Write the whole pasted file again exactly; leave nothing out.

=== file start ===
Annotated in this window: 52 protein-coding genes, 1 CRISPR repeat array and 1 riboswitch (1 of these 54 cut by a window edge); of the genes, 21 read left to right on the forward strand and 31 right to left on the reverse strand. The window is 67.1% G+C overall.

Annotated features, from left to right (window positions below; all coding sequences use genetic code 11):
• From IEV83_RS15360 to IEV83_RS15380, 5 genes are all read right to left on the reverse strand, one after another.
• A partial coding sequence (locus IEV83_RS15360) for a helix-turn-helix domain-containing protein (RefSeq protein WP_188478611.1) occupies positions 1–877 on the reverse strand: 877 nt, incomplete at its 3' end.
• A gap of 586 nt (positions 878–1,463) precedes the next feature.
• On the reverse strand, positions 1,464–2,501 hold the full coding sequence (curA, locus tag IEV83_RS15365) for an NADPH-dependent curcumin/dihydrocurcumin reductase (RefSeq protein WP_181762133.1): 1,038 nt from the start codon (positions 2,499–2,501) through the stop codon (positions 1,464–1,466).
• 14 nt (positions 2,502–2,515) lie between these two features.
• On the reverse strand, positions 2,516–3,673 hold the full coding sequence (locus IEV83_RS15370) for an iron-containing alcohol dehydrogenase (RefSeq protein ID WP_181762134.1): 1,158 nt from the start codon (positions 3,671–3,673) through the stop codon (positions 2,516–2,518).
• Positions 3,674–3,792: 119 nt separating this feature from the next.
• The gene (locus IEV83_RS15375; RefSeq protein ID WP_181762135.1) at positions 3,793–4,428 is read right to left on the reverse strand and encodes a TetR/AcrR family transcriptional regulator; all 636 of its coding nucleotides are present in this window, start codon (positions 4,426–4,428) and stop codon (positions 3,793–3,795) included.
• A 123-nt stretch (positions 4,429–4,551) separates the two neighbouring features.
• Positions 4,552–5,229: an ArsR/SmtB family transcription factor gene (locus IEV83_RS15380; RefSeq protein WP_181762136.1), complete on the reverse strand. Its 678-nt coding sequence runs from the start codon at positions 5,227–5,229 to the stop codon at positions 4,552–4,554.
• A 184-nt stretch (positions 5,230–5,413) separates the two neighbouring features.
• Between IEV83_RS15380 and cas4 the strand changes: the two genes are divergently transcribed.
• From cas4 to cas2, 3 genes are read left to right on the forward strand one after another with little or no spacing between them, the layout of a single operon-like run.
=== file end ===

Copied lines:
Annotated in this window: 52 protein-coding genes, 1 CRISPR repeat array and 1 riboswitch (1 of these 54 cut by a window edge); of the genes, 21 read left to right on the forward strand and 31 right to left on the reverse strand. The window is 67.1% G+C overall.

Annotated features, from left to right (window positions below; all coding sequences use genetic code 11):
• From IEV83_RS15360 to IEV83_RS15380, 5 genes are all read right to left on the reverse strand, one after another.
• A partial coding sequence (locus IEV83_RS15360) for a helix-turn-helix domain-containing protein (RefSeq protein WP_188478611.1) occupies positions 1–877 on the reverse strand: 877 nt, incomplete at its 3' end.
• A gap of 586 nt (positions 878–1,463) precedes the next feature.
• On the reverse strand, positions 1,464–2,501 hold the full coding sequence (curA, locus tag IEV83_RS15365) for an NADPH-dependent curcumin/dihydrocurcumin reductase (RefSeq protein WP_181762133.1): 1,038 nt from the start codon (positions 2,499–2,501) through the stop codon (positions 1,464–1,466).
• 14 nt (positions 2,502–2,515) lie between these two features.
• On the reverse strand, positions 2,516–3,673 hold the full coding sequence (locus IEV83_RS15370) for an iron-containing alcohol dehydrogenase (RefSeq protein ID WP_181762134.1): 1,158 nt from the start codon (positions 3,671–3,673) through the stop codon (positions 2,516–2,518).
• Positions 3,674–3,792: 119 nt separating this feature from the next.
• The gene (locus IEV83_RS15375; RefSeq protein ID WP_181762135.1) at positions 3,793–4,428 is read right to left on the reverse strand and encodes a TetR/AcrR family transcriptional regulator; all 636 of its coding nucleotides are present in this window, start codon (positions 4,426–4,428) and stop codon (positions 3,793–3,795) included.
• A 123-nt stretch (positions 4,429–4,551) separates the two neighbouring features.
• Positions 4,552–5,229: an ArsR/SmtB family transcription factor gene (locus IEV83_RS15380; RefSeq protein WP_181762136.1), complete on the reverse strand. Its 678-nt coding sequence runs from the start codon at positions 5,227–5,229 to the stop codon at positions 4,552–4,554.
• A 184-nt stretch (positions 5,230–5,413) separates the two neighbouring features.
• Between IEV83_RS15380 and cas4 the strand changes: the two genes are divergently transcribed.
• From cas4 to cas2, 3 genes are read left to right on the forward strand one after another with little or no spacing between them, the layout of a single operon-like run.